Practitioners of reflexology describe reflexology charts as pictures of reflexes on the feet, hands or ears that correspond to organs, bones and muscles in the body, according to Modern Institute of Reflexology. Practitioners believe that applying pressure to these points affects organs and biological processes, states WebMD.
Dr. William Fitzgerald, the first practitioner of reflexology in the United States, believed there were 10 zones running down the length of the human body, explains WebMD. He applied pressure to the zones on the feet to stimulate the organs in the corresponding zone. In the 1930s, physical therapist Eunice D. Ingham adapted Fitzgerald's ideas and designed the foot reflexology chart that practitioners currently use.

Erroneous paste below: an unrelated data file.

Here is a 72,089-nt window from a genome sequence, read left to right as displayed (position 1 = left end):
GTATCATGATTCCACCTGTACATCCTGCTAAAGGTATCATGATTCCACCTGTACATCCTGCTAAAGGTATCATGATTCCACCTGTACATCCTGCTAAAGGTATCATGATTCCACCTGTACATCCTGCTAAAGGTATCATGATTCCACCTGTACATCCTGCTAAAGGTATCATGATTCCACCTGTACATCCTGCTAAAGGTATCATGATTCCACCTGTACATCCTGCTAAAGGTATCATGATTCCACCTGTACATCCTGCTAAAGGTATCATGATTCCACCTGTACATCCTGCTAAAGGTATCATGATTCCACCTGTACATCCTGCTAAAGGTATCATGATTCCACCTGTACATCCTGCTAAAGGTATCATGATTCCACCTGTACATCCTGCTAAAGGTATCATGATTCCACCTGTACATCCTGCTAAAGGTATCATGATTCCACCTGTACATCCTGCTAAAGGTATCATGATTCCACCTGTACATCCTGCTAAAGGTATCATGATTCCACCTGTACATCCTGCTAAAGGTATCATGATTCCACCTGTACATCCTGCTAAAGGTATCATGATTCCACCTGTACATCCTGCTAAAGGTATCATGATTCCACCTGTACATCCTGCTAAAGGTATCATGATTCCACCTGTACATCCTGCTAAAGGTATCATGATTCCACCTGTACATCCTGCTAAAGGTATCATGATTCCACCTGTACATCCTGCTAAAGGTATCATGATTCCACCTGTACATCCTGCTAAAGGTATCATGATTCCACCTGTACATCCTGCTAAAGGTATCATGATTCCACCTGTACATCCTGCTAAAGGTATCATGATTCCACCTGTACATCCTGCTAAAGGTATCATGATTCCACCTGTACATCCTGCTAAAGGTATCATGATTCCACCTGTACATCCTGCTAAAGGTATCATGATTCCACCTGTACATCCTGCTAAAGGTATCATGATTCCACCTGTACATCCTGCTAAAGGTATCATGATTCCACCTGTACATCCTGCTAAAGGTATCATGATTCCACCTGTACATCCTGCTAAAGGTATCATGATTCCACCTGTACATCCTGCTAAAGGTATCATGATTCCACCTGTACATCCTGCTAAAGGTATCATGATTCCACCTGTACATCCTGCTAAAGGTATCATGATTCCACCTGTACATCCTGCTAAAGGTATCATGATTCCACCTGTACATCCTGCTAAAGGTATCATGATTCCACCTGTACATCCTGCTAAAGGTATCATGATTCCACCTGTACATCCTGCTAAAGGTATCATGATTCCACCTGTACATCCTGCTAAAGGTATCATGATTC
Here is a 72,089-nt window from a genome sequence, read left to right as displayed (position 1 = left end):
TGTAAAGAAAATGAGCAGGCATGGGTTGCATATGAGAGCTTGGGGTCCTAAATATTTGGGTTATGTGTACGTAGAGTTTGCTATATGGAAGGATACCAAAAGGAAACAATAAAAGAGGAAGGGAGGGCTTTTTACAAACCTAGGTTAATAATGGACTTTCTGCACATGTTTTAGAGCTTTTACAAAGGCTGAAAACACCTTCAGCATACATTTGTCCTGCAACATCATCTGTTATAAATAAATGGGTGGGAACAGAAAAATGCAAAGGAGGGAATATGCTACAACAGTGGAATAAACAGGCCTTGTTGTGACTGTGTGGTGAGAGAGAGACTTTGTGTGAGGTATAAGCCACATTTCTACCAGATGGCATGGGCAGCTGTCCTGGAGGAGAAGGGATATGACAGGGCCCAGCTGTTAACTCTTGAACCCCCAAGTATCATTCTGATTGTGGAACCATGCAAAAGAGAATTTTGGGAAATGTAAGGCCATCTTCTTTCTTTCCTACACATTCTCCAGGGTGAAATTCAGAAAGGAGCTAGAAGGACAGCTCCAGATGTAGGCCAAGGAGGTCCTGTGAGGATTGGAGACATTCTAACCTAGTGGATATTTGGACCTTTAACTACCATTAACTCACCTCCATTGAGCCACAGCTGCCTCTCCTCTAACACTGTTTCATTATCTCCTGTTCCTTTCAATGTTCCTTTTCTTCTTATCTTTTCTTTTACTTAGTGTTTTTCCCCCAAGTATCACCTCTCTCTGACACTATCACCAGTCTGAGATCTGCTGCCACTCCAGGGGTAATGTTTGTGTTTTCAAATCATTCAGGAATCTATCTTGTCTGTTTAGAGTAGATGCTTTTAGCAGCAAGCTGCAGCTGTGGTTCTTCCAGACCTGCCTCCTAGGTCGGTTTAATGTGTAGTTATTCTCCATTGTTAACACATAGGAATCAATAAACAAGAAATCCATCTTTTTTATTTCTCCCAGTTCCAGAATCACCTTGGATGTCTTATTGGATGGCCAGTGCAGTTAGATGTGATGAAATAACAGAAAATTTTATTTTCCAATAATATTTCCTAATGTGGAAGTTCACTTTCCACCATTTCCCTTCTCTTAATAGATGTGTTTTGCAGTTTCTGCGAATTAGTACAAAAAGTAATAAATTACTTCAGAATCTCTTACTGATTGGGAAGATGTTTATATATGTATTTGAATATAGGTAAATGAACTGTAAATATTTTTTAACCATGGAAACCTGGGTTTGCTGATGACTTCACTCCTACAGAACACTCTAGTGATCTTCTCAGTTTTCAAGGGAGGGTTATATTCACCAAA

There is no scientifically reliable evidence to explain how reflexology might work, states WebMD. Some research shows that reflexology may be temporarily effective for cancer-related pain, but other research shows the opposite. There is insufficient evidence that reflexology is effective for chemotherapy, irritable bowel syndrome, migraines, overactive bladder and disease diagnosis.